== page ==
It is time also that the great body of English trade unionists knew something of the history of landlordism in their own country. Let them turn to Thorold Rogers’s Six Centuries of Work and Wages and they will not wonder how it is we have serfdom today. “There is nothing in the history of civilisation,” says this writer, “more odious than the meanness of some English landlords, except it be their insolence. They have been abetted by the foolish farmers, who ground down their labourers in order to enrich the landlords, and have finally sacrificed themselves to the rent-rolls of profligates and gamblers.” And how has all this happened? Well, until Joseph Arch in 1872 founded the National Agricultural Labourers’ Union, there had not been for three centuries any organisation devoted to the interests of the oppressed farm labourer. On the contrary, he had been neglected, contemned, derided by the townsfolk and in the villages and hamlets where he lived his stunted life. He was a slave to the squire and the parson, without a soul to call his own.
The present strike is one more instance of Labour solidarity, and, win or lose, it is the beginning of a new epoch for the toilers on the land, if only for the fact that the great body of trade unionists is behind them with a full promise of support. Of all who suffer from the curse of the wage system the farm labourer suffers most, and by the very conditions of his life has the least chance of improving his lot by resistance to the slave-drivers who employ him. Most of us do not even realise what he suffers, or has suffered in recent years. Here, for instance, is what Thorold Rogers tells us in his great Work:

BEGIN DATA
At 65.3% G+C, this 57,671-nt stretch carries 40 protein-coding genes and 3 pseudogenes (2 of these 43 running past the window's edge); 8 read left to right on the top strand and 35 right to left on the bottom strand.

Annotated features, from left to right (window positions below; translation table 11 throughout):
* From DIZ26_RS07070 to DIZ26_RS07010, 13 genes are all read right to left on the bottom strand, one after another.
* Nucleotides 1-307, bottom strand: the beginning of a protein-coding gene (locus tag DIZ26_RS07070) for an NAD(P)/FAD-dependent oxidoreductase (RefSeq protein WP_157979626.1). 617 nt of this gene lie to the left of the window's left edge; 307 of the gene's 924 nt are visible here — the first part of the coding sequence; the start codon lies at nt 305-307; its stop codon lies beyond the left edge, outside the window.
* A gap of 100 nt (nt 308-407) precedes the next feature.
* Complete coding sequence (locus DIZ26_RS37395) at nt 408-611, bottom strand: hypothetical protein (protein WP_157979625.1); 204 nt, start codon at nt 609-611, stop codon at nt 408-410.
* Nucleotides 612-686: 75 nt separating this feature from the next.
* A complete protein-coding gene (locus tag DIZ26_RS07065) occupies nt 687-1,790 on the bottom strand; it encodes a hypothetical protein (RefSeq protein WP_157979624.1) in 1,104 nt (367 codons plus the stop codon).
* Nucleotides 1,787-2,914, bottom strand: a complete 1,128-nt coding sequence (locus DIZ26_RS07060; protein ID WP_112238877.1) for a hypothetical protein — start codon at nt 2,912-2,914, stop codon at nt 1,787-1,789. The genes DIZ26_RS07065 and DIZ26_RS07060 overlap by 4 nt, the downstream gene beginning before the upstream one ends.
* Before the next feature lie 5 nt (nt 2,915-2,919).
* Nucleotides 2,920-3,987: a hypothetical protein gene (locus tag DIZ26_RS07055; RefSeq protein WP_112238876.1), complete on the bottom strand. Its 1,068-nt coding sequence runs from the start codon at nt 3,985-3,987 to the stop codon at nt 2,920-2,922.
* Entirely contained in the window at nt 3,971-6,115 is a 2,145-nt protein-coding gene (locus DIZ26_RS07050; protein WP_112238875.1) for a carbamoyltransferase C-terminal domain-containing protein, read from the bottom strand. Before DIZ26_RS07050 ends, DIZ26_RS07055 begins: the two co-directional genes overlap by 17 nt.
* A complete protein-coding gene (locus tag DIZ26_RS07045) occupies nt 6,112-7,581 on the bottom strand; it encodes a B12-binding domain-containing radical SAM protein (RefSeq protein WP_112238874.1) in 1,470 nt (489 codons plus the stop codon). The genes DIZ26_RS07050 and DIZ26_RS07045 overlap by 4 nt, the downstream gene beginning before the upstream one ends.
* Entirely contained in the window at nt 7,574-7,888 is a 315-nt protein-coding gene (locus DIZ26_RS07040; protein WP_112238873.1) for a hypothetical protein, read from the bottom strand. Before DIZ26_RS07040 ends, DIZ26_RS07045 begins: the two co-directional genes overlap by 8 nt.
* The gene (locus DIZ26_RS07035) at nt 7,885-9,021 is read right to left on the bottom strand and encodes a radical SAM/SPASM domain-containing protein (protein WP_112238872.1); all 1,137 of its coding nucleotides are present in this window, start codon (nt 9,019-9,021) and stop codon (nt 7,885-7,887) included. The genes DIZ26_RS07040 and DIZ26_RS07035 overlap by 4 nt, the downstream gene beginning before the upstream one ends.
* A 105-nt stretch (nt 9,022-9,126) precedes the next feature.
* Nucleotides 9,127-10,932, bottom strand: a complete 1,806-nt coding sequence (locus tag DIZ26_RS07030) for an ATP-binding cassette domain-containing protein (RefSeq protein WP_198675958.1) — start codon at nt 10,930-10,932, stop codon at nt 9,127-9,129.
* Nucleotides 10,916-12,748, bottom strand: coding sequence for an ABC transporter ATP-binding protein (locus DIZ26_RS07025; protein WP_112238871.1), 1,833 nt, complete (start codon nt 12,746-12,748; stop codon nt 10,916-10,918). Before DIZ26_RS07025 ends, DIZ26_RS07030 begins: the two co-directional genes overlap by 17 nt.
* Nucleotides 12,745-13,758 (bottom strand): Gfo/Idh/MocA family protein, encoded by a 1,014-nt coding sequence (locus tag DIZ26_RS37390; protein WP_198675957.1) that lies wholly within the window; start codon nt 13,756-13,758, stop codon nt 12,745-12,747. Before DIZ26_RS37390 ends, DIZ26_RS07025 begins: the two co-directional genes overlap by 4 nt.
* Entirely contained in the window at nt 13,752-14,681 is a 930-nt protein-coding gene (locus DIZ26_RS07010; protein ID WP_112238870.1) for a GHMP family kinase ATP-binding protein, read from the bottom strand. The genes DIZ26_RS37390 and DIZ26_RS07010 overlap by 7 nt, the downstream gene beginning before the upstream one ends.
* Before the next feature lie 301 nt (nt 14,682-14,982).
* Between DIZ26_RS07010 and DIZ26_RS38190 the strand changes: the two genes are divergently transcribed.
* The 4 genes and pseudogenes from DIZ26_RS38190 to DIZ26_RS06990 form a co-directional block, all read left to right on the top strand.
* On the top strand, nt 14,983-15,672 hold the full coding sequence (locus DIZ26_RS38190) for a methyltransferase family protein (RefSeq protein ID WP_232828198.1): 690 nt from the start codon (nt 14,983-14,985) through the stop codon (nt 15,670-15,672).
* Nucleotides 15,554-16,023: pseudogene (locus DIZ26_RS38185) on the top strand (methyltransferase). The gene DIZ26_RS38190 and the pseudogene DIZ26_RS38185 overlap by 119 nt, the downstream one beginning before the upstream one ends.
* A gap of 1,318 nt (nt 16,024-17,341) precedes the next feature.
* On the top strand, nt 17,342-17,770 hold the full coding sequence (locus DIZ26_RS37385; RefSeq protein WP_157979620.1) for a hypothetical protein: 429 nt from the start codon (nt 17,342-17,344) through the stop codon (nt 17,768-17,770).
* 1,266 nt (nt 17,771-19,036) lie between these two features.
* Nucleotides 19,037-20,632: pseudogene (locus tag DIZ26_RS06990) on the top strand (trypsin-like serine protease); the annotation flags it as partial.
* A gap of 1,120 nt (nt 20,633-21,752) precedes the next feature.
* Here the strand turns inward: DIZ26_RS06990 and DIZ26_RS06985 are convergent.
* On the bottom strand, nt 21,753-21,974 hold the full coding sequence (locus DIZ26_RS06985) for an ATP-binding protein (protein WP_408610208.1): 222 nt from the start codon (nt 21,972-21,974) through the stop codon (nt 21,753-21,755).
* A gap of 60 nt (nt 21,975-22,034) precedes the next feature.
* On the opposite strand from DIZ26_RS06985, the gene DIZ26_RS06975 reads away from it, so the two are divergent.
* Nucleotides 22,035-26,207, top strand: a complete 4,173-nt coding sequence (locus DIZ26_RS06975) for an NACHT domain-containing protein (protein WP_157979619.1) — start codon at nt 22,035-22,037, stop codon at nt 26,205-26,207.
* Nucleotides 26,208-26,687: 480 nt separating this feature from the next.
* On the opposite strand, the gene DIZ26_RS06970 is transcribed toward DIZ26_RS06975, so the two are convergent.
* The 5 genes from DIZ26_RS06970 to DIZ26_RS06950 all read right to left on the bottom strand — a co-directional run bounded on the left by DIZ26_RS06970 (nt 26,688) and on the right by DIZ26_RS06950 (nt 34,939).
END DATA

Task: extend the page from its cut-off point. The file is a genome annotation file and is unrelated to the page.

“I do not remember, in the very extended study which I have given to the history of agricultural labour and wages during the six centuries for which there is recorded and continuous evidence, that, in the worst experiences of the labourer, he was till very recently open to the risk of having his young children of either sex taken from him, and put under the care of a gangmaster, with a view to their labouring in the fields, being housed for the night in barns, without the pretence of decency, not to say comfort, and apart from the obvious degradation of their condition, exposed to/the coarse brutalities of the manager of children’s labour. But in the Eastern Counties it appears to have been till recently the practice, perhaps still is, for farmers to contract for the services of agricultural gangs—i.e., of crowds of children set to work under an overseer who had hunted them up. The practice, I remember, was defended on the ordinary ground of cheap labour being a necessity for profitable agriculture, which, when it is interpreted, means that tenant farmers are too cowardly to resist rents which they cannot pay except by the degradation of those whom they employ. That a peasantry, underpaid and underfed, should be constrained to submit their children to such an odious and demoralising slavery, is, unhappily, intelligible; that the middleman can be found to undertake the office of such an agency is a fact to be regretted, but expected.; that farmers should allow themselves to employ such an expedient is scandalous; but that they who pretend to consider the condition of the poor, and to be active in the interests of humanity, should be complacent and silent, is a negligence which ought to bring its punishment, or is. an acquiescence in ill-doing which I do not care to characterise.”
Six Centuries of Work and Wages (pp. 511-512)
Such conditions existed in the latter half of the nineteenth century to enable rent to be paid to the great landowners. The landowner is still claiming his pound of flesh, but it seems he may yet be weighed in the balance — and found guilty. So all of us will join in wishing success to the sturdy strikers in Lancashire.
For more on the background of the Lancashire strike, check out this long read from the North West Labour History Society.
Pic: Ormskirk and surrounding fields from the top of the church, circa 1921